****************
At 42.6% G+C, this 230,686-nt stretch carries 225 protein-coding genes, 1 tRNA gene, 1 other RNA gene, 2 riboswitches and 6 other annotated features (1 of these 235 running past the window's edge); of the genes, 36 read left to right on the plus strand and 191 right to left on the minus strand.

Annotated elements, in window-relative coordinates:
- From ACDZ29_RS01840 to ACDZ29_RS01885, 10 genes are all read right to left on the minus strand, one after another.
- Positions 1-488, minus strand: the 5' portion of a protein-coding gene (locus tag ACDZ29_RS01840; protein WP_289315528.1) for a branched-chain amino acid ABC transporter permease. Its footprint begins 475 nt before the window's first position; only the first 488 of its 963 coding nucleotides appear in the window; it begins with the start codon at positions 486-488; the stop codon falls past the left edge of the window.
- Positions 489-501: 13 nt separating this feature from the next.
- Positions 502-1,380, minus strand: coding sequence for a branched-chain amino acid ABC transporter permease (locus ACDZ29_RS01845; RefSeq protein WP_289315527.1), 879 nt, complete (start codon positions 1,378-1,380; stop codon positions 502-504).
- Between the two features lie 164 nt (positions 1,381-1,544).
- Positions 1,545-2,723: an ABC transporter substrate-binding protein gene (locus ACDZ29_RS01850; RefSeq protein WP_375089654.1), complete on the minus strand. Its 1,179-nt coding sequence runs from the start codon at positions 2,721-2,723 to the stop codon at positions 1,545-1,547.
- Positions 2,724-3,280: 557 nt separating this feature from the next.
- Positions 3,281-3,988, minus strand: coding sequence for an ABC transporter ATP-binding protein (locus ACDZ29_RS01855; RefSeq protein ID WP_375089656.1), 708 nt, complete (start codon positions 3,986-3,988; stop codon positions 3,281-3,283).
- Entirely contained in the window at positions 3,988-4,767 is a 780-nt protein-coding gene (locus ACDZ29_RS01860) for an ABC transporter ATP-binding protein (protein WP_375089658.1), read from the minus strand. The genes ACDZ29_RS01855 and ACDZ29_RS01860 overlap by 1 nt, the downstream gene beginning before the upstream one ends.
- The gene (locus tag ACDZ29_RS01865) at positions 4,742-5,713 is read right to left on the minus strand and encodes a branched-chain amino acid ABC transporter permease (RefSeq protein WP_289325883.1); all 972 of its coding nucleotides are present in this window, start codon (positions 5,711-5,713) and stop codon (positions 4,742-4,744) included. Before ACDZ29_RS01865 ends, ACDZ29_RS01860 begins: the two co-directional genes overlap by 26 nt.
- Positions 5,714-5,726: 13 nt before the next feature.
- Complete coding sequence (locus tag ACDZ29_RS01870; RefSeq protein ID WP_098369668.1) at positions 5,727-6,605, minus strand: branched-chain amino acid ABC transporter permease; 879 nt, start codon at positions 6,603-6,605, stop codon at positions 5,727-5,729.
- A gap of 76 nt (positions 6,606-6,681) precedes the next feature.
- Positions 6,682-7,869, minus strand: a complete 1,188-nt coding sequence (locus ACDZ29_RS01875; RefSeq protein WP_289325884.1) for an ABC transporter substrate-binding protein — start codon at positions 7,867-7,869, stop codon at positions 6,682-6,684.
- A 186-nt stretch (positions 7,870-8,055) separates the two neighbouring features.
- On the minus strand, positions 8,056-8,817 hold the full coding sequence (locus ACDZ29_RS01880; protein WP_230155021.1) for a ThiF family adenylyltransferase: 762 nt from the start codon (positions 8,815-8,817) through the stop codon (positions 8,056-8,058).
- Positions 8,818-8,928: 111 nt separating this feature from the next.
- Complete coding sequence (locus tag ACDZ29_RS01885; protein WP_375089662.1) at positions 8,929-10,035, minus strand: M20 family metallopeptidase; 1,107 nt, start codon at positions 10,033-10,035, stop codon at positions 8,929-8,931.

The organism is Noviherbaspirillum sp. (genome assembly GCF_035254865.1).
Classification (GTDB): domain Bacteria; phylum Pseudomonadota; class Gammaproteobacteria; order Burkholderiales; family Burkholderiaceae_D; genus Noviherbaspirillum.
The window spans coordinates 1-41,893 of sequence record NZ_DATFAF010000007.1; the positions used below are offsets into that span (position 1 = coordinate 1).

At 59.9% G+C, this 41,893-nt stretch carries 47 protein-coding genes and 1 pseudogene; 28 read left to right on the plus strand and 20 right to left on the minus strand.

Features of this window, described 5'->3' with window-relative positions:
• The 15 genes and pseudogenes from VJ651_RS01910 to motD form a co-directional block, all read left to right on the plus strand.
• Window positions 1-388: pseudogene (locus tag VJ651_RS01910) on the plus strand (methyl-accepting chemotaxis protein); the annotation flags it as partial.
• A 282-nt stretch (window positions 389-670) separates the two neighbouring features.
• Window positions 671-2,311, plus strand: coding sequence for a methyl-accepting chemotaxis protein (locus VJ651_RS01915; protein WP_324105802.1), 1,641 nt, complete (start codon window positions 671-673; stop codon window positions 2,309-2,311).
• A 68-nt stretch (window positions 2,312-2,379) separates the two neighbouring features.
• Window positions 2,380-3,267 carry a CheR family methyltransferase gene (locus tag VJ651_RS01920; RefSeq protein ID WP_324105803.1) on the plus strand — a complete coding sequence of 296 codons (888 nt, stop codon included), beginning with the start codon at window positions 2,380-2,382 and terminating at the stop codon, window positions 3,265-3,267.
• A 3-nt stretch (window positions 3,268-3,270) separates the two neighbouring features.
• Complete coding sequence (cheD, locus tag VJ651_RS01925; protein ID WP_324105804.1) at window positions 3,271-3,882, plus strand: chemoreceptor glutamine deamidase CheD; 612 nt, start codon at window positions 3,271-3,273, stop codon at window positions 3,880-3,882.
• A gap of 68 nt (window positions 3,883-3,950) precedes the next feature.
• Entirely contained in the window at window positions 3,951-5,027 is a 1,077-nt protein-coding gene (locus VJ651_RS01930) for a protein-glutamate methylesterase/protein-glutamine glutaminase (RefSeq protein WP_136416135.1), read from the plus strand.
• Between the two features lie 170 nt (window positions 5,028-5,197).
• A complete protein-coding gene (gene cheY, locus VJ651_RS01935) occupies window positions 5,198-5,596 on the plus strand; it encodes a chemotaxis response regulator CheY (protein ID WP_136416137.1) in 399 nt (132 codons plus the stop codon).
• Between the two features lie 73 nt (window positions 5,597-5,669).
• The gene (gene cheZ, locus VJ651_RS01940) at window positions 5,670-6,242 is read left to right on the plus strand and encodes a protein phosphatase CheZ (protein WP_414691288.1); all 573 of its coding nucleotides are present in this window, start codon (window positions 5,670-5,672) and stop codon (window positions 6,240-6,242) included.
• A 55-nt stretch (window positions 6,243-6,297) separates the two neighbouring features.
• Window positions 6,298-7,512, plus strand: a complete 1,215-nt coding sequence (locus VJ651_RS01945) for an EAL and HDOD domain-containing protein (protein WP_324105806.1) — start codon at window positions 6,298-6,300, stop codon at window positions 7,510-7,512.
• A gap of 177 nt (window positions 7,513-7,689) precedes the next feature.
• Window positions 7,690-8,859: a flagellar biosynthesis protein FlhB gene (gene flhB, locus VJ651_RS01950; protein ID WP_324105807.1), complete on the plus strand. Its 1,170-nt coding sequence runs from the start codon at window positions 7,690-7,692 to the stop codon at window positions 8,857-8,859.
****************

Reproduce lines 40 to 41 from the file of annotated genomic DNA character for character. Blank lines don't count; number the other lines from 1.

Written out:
• A 55-nt stretch (window positions 6,243-6,297) separates the two neighbouring features.
• Window positions 6,298-7,512, plus strand: a complete 1,215-nt coding sequence (locus VJ651_RS01945) for an EAL and HDOD domain-containing protein (protein WP_324105806.1) — start codon at window positions 6,298-6,300, stop codon at window positions 7,510-7,512.